"I think peer-to-peer technologies are starting to become more accepted," said Tim Bajarin, an analyst for Creative Strategies. "Video is a very important part of the Internet and with Internet distribution, they're definitely on the right path. The important factor is to get the content out there, which helps to curb piracy."

Although BitTorrent and online video content distribution may be en route to more widespread acceptance, the data traffic it generates still needs to be managed. In light of the increased network traffic, network managers have had to craft new ways to control, or "shape", the data flow running through their systems. For this task, specially designed software can be programmed to identify the characteristics of outgoing data, which can be grouped into segments called "buckets."

Each bucket, once created, is assigned a priority. The software manages each bucket per the network manager's instructions. Specific data can then be restricted so the network devotes only a certain amount of its bandwidth to each bucket, according to Laura Bowser, a security engineer.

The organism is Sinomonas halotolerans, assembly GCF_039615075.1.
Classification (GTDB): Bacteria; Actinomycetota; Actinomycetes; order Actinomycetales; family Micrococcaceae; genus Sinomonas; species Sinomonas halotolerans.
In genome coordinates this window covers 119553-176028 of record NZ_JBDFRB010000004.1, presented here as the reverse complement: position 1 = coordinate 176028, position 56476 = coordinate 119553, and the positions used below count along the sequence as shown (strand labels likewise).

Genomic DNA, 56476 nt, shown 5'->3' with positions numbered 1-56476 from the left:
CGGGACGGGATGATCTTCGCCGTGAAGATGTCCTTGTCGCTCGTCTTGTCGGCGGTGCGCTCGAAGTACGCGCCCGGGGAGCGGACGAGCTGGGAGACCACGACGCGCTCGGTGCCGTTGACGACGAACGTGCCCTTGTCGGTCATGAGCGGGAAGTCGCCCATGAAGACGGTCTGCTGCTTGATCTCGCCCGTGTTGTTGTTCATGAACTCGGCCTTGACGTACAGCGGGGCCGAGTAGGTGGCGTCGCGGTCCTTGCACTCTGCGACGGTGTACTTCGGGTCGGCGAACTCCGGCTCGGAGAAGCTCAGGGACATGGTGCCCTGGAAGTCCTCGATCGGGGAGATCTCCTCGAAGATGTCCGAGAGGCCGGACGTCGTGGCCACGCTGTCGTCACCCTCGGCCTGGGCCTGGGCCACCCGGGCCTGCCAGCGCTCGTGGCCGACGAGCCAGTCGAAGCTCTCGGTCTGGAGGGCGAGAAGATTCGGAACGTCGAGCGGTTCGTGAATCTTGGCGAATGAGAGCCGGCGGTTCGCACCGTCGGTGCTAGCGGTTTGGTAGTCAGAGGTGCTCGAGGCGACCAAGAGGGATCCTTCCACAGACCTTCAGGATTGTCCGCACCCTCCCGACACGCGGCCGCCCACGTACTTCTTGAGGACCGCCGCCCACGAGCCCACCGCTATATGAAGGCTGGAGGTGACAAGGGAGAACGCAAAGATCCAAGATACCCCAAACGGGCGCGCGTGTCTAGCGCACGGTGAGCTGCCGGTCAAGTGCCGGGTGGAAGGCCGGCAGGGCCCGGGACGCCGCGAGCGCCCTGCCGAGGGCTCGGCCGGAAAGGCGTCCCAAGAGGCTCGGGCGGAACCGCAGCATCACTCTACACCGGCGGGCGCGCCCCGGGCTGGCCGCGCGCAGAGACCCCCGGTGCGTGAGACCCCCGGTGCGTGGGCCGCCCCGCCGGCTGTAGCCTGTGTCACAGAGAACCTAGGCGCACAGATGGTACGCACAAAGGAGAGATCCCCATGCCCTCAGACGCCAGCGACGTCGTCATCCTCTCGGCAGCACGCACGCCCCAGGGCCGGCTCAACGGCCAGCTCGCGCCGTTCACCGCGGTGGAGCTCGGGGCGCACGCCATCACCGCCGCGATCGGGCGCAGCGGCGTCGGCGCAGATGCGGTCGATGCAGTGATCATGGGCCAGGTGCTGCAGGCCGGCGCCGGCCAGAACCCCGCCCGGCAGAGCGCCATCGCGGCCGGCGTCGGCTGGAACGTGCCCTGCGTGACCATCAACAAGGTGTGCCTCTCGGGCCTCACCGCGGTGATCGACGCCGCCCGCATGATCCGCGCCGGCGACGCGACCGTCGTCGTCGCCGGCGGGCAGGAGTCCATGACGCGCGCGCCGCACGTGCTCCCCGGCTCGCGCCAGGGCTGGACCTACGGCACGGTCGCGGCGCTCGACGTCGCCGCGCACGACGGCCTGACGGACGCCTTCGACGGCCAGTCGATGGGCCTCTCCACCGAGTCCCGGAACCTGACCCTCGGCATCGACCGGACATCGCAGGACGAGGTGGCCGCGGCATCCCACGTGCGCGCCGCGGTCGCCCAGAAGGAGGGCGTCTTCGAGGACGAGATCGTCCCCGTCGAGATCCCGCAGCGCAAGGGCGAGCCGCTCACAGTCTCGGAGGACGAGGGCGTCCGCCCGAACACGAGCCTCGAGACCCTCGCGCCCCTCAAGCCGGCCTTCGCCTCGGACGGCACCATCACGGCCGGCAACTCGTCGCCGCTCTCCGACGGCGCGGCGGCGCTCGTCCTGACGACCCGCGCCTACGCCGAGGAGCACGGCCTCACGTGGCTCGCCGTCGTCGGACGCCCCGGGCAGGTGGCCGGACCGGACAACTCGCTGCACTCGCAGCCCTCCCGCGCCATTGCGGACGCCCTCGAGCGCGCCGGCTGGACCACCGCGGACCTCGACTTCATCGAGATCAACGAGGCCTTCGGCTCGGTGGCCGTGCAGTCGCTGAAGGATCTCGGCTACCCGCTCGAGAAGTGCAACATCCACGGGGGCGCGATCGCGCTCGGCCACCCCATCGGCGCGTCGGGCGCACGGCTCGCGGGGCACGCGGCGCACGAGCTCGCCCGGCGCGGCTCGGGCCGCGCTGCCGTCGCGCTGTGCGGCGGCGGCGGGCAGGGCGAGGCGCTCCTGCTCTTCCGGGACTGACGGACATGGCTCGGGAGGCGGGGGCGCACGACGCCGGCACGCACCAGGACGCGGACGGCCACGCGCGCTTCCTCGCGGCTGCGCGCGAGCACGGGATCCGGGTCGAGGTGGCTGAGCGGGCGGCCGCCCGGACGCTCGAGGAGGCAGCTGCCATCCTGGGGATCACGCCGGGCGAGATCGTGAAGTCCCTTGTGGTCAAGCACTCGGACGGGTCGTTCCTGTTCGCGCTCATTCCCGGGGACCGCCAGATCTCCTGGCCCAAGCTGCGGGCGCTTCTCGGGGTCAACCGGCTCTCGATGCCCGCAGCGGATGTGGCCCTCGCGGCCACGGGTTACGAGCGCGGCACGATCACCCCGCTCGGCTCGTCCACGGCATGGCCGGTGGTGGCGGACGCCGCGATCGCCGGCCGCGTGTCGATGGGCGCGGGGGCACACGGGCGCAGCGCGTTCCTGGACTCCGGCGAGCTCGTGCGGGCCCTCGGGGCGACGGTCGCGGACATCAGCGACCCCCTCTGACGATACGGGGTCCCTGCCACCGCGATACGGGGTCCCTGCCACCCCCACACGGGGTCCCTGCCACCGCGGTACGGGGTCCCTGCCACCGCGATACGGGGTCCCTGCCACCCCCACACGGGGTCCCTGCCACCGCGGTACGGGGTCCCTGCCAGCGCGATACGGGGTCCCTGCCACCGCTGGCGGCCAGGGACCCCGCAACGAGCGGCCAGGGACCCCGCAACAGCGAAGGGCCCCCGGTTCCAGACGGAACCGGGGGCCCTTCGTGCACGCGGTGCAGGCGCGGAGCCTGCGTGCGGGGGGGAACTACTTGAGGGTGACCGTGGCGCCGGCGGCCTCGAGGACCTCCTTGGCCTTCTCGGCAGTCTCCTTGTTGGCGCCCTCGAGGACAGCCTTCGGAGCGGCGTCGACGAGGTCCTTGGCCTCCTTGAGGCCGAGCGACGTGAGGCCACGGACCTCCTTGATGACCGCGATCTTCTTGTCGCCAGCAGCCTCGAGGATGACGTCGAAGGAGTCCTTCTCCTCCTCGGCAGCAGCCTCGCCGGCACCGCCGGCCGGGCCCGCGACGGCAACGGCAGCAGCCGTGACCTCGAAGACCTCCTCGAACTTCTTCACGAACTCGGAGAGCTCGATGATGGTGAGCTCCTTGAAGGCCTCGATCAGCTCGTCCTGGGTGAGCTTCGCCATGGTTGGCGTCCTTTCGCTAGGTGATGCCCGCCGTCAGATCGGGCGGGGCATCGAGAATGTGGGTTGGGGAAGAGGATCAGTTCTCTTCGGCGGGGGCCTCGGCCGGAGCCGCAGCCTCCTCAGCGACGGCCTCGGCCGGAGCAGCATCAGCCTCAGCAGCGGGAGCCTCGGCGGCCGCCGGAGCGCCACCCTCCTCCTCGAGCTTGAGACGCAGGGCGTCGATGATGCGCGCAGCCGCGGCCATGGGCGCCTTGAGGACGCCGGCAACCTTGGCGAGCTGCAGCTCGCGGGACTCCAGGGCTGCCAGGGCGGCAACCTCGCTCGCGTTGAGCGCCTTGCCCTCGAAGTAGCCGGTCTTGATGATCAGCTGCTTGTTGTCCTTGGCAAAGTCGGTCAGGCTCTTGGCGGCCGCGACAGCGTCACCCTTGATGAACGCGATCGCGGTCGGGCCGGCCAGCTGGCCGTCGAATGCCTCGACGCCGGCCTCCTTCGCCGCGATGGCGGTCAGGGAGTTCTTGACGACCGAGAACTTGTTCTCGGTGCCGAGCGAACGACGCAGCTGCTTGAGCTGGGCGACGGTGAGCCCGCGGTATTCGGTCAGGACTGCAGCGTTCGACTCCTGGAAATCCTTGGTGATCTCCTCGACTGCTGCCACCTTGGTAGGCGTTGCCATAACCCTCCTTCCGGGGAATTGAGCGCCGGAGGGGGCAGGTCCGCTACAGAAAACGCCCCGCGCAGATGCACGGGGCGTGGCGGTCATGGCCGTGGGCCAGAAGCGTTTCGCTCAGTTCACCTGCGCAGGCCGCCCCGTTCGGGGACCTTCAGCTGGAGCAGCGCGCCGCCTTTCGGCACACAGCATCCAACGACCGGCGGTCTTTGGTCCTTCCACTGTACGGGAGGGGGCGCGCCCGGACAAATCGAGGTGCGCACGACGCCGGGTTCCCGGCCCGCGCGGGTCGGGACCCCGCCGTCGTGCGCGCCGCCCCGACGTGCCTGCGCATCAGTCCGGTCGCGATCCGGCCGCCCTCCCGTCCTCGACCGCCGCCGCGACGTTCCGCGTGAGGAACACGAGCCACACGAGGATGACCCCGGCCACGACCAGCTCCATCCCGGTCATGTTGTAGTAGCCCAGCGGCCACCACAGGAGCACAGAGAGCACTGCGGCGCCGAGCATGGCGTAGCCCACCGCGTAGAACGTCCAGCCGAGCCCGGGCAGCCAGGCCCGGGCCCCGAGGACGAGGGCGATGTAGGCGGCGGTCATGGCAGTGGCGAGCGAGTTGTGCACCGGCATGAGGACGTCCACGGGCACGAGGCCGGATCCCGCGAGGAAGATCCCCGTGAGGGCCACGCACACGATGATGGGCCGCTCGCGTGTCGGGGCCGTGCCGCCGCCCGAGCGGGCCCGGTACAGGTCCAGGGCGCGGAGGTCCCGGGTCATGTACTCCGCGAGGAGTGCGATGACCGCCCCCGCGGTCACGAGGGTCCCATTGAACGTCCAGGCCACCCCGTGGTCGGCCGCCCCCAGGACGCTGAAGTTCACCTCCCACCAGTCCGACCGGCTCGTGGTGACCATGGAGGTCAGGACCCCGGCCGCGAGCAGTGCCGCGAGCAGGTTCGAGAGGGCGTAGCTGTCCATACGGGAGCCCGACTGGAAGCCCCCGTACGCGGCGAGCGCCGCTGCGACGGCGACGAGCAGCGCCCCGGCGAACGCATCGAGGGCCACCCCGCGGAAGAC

For the home user, popular BitTorrent clients can be controlled via the application's preferences. Simple adjustments such as capping the amount uploaded to a certain percentage of the computer's available bandwidth can make all the difference as well as decrease the amount BitTorrent of data an Internet service provider has to manage on their end.

Once considered the nemesis of the entertainment industry, peer-to-peer file sharing has come a long way since the infamous days of Napster. Now a bona fide content distribution tool, BitTorrent can help push large files across the Internet through a shared effort.

Copyright 2006 by United Press International

Explore further: BitTorrent vulnerability to DRDoS attacks uncovered

Related Stories

BitTorrent vulnerability to DRDoS attacks uncovered

August 18, 2015

A quartet of researchers, two with City University of London and one each with PLUMgrid Inc. and THM Friedberg has released a paper first shown at the recent USENIX Woot '15, detailing what they claim is a major vulnerability ...